As the Feb. 1, 2021 deadline approaches for early-career researchers to join the National Institute of Standards and Technology (NIST) National Research Council (NRC) Postdoctoral Research Associateships Program, we’re looking back at the captivating stories of some of our postdocs in the program. These were originally published on NIST social media channels in September 2020 as part of National Postdoc Appreciation Week.
South Carolina to Maine, round trip — NIST postdoctoral researcher Erin Legacki recently made the trek north to study North American Atlantic salmon. But getting to NIST in the first place was also a wild ride.
From a young age, Erin knew that she wanted to work with animals, and an education at University of California, Davis, was her way to get started. But she quickly shifted gears in college from her childhood veterinarian dream toward the field of endocrinology, the study of hormones, when she fell in love with its complexities.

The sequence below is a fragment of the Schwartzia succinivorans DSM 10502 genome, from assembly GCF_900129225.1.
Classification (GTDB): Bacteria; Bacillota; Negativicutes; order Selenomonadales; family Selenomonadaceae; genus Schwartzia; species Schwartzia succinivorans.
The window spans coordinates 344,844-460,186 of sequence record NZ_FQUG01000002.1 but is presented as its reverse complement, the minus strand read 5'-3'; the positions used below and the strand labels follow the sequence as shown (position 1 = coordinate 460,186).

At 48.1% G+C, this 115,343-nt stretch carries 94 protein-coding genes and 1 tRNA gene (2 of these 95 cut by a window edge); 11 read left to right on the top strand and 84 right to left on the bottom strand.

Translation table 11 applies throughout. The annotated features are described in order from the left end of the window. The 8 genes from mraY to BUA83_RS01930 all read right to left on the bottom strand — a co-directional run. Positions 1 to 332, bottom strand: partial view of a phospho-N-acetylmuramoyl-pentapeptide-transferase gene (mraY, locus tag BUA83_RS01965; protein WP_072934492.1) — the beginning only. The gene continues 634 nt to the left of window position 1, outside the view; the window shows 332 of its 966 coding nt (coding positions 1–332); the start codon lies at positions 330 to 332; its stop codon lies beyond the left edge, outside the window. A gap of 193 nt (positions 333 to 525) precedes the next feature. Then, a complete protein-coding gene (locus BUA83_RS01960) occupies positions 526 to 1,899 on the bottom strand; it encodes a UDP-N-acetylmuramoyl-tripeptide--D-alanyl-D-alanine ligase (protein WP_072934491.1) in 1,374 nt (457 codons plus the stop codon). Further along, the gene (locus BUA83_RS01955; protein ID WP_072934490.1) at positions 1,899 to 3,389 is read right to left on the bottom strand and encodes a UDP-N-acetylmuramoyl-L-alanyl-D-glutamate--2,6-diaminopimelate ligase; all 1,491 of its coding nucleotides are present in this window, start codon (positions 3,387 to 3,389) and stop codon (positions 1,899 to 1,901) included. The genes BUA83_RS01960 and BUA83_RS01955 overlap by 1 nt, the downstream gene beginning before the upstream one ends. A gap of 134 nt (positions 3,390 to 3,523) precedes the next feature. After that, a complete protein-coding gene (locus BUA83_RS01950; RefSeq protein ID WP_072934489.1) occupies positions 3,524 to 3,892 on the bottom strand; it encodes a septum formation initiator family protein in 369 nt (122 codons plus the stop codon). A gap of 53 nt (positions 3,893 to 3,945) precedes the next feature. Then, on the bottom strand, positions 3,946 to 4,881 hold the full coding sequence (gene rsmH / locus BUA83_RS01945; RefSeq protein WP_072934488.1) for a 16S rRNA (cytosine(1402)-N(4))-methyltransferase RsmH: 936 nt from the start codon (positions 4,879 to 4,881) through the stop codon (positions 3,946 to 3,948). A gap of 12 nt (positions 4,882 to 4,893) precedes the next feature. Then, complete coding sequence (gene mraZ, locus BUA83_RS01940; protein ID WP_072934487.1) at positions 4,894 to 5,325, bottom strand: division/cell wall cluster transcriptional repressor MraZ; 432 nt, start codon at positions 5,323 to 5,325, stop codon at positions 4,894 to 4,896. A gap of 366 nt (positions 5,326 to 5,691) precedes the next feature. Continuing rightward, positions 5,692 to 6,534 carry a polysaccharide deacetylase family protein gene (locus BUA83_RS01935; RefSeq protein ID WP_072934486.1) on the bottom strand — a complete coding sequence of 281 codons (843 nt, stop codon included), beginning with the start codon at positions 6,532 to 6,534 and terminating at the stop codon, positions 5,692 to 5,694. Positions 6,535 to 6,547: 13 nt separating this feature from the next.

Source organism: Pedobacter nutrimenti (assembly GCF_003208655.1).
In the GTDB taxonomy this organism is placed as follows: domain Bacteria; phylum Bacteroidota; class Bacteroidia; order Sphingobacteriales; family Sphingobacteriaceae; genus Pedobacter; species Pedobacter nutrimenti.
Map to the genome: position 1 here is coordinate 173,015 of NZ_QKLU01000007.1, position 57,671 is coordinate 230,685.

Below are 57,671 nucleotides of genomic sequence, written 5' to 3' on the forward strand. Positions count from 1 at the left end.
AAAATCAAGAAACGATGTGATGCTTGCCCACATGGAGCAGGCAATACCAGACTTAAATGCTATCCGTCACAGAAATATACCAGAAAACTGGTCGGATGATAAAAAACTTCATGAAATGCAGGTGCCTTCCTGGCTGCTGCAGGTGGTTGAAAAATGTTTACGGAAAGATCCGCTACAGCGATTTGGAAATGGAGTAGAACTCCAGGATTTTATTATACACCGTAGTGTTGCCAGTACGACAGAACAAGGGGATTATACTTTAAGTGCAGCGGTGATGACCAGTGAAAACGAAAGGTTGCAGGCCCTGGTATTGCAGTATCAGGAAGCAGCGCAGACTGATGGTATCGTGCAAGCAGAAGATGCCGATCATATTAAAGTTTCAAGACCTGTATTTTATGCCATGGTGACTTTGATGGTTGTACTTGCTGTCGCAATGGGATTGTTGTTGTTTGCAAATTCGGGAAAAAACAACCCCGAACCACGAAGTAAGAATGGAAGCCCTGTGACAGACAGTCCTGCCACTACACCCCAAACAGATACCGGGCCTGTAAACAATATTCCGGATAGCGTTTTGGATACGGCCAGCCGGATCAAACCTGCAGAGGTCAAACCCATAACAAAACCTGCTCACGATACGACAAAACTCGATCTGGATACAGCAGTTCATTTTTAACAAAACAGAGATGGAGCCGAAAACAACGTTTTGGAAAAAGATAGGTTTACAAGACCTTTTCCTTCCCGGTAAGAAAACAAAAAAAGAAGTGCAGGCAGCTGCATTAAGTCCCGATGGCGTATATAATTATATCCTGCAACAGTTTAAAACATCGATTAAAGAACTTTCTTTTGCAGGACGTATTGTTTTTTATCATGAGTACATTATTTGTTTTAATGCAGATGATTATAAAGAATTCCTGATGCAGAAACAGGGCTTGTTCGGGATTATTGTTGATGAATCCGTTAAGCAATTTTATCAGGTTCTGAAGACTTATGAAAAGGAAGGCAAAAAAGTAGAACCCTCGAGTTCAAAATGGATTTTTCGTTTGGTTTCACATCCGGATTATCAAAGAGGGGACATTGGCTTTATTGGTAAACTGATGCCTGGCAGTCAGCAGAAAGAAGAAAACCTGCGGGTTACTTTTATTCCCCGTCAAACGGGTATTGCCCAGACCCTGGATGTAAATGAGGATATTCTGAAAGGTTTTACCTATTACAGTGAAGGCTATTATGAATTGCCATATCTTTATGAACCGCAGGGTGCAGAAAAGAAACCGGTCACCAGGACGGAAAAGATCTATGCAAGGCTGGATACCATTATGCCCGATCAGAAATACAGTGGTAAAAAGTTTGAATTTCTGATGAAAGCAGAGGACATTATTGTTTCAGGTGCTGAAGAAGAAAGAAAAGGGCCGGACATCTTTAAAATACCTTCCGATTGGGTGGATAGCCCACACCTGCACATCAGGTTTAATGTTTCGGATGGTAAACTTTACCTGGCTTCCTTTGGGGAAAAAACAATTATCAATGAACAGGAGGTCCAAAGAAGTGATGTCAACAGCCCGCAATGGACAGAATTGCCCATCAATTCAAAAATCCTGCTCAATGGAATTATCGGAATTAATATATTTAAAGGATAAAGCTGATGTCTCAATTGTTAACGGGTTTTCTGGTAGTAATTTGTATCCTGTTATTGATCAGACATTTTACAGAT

Hormones are behind all biological processes. They’re chemical compounds frequently working with one another to signal physiological changes such as placental growth during pregnancy. But even related species have completely different hormone profiles, and so Erin’s fascination put her in the path of cattle, horses, hyenas and whales. She even spent time as a fellow studying sun bears at the San Diego Zoo, and then as a zookeeper for five years after that.
Curious about endocrinology on a broader scale, Erin found and connected with NIST's Ashley Boggs (now her NRC postdoc mentor), who shared the story of the North American Atlantic salmon, whose fertility has declined by more than 30% in two decades. It piqued Erin’s interest.
Now, she’s working with mucus samples from 200-plus individual live fish that she collected in a collaboration with the National Cold Water Marine Aquaculture Center in Maine, a facility run by the U.S. Department of Agriculture’s Agricultural Research Service. Not all fish produce mucus from under their scales, but salmon do! Skin mucus protects fish from contaminants in the water ... and that mucus has precious hormones for analysis.